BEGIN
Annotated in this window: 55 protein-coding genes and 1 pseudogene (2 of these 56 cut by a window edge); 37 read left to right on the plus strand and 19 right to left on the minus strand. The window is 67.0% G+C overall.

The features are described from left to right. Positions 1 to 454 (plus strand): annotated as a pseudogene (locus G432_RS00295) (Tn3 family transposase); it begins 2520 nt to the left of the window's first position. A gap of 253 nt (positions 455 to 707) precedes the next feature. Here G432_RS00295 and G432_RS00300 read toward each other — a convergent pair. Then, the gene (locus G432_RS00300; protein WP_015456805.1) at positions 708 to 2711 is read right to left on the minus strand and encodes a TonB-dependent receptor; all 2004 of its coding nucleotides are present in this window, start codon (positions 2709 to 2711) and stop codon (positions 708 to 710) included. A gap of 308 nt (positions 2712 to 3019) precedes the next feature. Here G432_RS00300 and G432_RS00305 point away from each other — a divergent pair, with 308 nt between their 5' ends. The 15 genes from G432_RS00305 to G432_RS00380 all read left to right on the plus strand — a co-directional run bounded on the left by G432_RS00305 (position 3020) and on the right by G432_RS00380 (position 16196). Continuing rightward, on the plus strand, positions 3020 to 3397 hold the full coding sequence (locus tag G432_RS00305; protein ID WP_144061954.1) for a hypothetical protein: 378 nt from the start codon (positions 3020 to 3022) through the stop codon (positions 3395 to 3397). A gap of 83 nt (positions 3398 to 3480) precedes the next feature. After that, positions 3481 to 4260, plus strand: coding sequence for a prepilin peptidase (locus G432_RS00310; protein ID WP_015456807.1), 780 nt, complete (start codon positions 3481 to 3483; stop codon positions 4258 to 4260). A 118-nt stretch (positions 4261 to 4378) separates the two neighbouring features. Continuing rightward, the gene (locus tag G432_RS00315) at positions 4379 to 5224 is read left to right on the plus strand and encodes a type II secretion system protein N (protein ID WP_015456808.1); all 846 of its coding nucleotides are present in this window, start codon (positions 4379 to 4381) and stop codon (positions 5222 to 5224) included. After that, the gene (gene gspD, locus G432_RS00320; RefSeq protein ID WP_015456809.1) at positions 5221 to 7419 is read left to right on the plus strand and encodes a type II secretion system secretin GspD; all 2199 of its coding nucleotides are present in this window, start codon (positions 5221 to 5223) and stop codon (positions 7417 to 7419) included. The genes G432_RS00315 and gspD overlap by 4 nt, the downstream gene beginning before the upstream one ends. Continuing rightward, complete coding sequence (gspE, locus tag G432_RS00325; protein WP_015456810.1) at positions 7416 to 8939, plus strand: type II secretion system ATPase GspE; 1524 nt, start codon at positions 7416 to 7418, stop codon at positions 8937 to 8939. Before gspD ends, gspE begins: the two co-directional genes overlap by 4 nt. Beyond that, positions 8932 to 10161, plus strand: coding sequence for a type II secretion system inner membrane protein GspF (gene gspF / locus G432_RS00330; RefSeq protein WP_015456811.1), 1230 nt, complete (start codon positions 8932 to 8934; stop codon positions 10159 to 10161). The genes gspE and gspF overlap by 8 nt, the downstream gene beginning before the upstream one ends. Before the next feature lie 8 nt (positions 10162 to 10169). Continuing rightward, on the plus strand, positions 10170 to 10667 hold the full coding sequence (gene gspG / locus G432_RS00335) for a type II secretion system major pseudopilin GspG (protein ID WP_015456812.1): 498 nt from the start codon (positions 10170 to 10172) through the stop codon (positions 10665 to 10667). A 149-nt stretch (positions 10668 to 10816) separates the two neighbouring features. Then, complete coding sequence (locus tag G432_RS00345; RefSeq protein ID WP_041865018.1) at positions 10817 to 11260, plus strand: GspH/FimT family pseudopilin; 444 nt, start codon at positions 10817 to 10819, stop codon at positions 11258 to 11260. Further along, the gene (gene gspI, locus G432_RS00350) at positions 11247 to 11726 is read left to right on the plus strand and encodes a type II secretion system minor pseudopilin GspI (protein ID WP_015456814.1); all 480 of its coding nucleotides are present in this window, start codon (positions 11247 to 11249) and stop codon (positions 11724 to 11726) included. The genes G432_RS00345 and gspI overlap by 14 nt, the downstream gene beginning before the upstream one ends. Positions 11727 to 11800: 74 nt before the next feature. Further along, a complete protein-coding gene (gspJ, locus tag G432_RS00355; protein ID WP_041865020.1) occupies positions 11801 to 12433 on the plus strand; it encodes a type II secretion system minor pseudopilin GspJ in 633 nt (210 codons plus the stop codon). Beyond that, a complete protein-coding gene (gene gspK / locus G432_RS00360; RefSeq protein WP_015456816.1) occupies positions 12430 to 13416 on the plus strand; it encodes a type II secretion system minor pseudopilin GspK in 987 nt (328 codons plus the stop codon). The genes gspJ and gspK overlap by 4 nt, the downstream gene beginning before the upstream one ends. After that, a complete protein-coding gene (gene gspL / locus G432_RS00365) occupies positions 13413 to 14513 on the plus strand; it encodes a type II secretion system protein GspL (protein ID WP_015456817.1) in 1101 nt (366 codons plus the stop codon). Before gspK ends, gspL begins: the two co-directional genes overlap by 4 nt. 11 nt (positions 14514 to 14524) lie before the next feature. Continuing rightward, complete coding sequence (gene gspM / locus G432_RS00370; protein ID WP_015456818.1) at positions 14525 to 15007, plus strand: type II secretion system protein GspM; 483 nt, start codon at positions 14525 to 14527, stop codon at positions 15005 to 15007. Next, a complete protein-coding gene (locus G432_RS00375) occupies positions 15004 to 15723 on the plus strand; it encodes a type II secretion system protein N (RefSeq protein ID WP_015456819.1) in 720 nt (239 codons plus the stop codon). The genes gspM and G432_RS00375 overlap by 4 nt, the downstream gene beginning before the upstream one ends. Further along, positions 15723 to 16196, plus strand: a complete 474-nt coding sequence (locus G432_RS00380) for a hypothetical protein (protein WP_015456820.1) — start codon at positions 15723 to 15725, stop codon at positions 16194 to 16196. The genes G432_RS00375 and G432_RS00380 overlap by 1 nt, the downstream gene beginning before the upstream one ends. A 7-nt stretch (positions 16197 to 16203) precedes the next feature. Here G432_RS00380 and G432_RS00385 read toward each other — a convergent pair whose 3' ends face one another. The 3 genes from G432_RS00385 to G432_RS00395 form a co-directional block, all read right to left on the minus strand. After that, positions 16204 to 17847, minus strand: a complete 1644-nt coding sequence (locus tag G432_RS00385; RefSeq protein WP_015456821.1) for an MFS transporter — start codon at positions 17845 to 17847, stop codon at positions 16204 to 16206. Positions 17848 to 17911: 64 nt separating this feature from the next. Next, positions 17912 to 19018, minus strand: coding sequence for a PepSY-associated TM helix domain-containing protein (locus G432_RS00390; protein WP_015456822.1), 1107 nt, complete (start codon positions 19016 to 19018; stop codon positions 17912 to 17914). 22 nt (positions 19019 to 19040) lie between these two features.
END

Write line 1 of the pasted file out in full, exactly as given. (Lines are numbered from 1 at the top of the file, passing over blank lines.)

Annotated in this window: 55 protein-coding genes and 1 pseudogene (2 of these 56 cut by a window edge); 37 read left to right on the plus strand and 19 right to left on the minus strand. The window is 67.0% G+C overall.